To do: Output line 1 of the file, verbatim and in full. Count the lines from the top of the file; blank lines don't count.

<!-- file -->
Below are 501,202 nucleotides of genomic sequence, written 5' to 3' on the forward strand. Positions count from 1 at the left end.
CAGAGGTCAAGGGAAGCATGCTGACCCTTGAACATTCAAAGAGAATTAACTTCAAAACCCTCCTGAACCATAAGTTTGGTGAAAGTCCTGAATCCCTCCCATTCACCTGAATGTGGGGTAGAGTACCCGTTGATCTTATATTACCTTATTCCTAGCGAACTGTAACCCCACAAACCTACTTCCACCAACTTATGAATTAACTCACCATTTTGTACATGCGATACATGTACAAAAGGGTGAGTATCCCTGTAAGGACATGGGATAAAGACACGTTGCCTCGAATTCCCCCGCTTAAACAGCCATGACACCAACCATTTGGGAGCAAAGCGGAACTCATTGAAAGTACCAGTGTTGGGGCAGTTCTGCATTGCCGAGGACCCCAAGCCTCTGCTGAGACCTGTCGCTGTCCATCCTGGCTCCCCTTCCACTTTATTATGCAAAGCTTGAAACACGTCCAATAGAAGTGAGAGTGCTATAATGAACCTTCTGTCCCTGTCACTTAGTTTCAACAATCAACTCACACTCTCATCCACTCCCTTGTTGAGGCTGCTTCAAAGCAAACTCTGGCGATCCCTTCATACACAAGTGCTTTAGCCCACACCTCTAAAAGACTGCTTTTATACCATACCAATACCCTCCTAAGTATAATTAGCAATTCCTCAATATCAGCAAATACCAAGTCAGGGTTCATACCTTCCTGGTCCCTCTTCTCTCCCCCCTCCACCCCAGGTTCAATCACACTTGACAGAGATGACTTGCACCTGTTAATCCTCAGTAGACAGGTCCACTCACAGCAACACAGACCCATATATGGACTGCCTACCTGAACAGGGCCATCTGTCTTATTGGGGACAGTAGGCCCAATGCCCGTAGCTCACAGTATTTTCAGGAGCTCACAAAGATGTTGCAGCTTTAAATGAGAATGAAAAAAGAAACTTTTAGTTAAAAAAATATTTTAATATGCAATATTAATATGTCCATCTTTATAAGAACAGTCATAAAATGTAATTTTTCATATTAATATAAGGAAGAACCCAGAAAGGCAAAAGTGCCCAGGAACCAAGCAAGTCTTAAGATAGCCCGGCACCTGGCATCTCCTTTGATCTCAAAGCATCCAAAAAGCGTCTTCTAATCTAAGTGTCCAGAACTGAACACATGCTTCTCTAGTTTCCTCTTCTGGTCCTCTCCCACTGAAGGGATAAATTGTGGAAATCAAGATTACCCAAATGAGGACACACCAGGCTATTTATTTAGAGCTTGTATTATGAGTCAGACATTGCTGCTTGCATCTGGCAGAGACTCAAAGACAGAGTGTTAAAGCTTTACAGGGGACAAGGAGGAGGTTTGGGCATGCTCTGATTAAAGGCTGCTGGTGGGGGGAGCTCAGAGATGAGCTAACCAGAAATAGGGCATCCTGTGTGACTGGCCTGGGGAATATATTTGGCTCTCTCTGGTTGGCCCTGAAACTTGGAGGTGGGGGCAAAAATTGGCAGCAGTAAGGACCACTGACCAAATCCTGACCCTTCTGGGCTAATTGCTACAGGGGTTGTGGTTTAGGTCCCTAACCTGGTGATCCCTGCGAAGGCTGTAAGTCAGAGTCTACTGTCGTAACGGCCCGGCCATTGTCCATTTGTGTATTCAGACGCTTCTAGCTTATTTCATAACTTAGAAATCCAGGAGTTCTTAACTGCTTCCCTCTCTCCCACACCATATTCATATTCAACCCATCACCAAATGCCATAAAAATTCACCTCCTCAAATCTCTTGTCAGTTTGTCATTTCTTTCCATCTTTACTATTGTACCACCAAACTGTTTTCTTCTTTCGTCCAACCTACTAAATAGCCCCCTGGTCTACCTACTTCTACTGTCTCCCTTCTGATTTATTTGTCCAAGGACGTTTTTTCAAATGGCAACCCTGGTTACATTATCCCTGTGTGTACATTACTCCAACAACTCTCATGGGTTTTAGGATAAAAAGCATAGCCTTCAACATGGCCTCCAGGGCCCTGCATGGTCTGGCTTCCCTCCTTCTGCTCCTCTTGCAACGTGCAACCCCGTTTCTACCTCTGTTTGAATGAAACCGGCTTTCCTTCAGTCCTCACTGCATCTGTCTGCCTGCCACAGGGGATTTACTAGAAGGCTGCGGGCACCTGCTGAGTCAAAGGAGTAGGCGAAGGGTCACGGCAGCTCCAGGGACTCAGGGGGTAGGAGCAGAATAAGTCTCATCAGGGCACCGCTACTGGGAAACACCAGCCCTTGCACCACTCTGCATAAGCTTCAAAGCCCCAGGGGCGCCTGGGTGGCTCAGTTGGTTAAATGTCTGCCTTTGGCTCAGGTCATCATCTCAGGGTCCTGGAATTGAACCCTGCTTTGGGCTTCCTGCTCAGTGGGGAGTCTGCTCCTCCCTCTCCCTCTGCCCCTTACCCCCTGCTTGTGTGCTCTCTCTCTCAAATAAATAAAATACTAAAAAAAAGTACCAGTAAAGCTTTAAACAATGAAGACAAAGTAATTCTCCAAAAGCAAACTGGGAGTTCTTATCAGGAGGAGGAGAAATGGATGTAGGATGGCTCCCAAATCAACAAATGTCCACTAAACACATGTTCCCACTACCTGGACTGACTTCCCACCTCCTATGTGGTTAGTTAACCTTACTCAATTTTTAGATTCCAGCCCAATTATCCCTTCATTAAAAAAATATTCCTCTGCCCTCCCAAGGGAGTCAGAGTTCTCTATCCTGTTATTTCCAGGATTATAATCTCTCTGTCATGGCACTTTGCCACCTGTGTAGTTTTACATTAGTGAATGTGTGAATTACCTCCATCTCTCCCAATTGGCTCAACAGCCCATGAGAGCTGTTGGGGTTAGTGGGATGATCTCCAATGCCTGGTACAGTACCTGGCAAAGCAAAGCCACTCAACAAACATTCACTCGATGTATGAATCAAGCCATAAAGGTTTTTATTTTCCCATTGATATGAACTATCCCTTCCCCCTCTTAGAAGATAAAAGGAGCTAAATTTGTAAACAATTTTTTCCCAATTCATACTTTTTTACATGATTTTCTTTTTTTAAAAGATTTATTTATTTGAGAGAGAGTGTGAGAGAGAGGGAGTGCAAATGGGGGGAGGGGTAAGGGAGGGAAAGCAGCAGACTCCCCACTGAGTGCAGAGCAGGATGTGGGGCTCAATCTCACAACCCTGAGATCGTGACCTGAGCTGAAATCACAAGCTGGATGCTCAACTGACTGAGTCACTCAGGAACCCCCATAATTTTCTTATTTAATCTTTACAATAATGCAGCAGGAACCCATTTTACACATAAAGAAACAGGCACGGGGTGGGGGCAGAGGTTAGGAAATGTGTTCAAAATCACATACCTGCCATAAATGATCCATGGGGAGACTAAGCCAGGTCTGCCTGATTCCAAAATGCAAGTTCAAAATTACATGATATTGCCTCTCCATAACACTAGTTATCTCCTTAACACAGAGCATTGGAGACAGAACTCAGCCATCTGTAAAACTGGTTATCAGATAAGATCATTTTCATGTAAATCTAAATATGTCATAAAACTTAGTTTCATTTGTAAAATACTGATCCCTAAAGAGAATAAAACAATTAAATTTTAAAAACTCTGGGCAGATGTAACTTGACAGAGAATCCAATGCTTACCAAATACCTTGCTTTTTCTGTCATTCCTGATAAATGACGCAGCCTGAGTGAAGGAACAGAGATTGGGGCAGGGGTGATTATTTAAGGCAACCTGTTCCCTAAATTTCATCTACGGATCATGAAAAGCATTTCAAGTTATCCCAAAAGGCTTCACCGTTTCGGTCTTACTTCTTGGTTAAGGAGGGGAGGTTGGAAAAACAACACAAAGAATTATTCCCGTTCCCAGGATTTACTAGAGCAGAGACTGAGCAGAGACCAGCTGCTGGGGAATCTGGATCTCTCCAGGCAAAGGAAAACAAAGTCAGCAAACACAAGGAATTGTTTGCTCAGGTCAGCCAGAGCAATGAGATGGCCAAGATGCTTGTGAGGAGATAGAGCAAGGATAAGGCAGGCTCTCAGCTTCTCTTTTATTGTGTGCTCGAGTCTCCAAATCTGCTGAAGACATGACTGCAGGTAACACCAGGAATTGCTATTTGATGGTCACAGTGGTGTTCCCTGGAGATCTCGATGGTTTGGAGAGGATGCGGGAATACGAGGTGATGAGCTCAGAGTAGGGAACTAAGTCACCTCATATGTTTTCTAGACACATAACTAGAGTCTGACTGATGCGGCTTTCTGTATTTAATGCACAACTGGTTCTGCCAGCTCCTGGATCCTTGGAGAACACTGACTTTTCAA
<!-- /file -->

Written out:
Below are 501,202 nucleotides of genomic sequence, written 5' to 3' on the forward strand. Positions count from 1 at the left end.